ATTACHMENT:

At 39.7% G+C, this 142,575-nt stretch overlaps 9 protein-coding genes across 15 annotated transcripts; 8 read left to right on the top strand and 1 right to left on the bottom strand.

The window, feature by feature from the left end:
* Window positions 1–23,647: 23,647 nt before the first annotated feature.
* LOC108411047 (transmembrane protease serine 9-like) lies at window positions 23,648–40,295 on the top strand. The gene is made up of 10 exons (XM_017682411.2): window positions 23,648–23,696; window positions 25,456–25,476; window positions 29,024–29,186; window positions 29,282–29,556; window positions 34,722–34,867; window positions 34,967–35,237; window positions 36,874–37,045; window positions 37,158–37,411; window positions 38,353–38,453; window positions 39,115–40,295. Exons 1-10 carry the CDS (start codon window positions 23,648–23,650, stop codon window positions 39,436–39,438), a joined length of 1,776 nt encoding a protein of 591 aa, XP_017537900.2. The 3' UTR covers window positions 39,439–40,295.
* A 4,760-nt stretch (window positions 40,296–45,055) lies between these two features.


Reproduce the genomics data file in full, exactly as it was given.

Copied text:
At 39.7% G+C, this 142,575-nt stretch overlaps 9 protein-coding genes across 15 annotated transcripts; 8 read left to right on the top strand and 1 right to left on the bottom strand.

The window, feature by feature from the left end:
* Window positions 1–23,647: 23,647 nt before the first annotated feature.
* LOC108411047 (transmembrane protease serine 9-like) lies at window positions 23,648–40,295 on the top strand. The gene is made up of 10 exons (XM_017682411.2): window positions 23,648–23,696; window positions 25,456–25,476; window positions 29,024–29,186; window positions 29,282–29,556; window positions 34,722–34,867; window positions 34,967–35,237; window positions 36,874–37,045; window positions 37,158–37,411; window positions 38,353–38,453; window positions 39,115–40,295. Exons 1-10 carry the CDS (start codon window positions 23,648–23,650, stop codon window positions 39,436–39,438), a joined length of 1,776 nt encoding a protein of 591 aa, XP_017537900.2. The 3' UTR covers window positions 39,439–40,295.
* A 4,760-nt stretch (window positions 40,296–45,055) lies between these two features.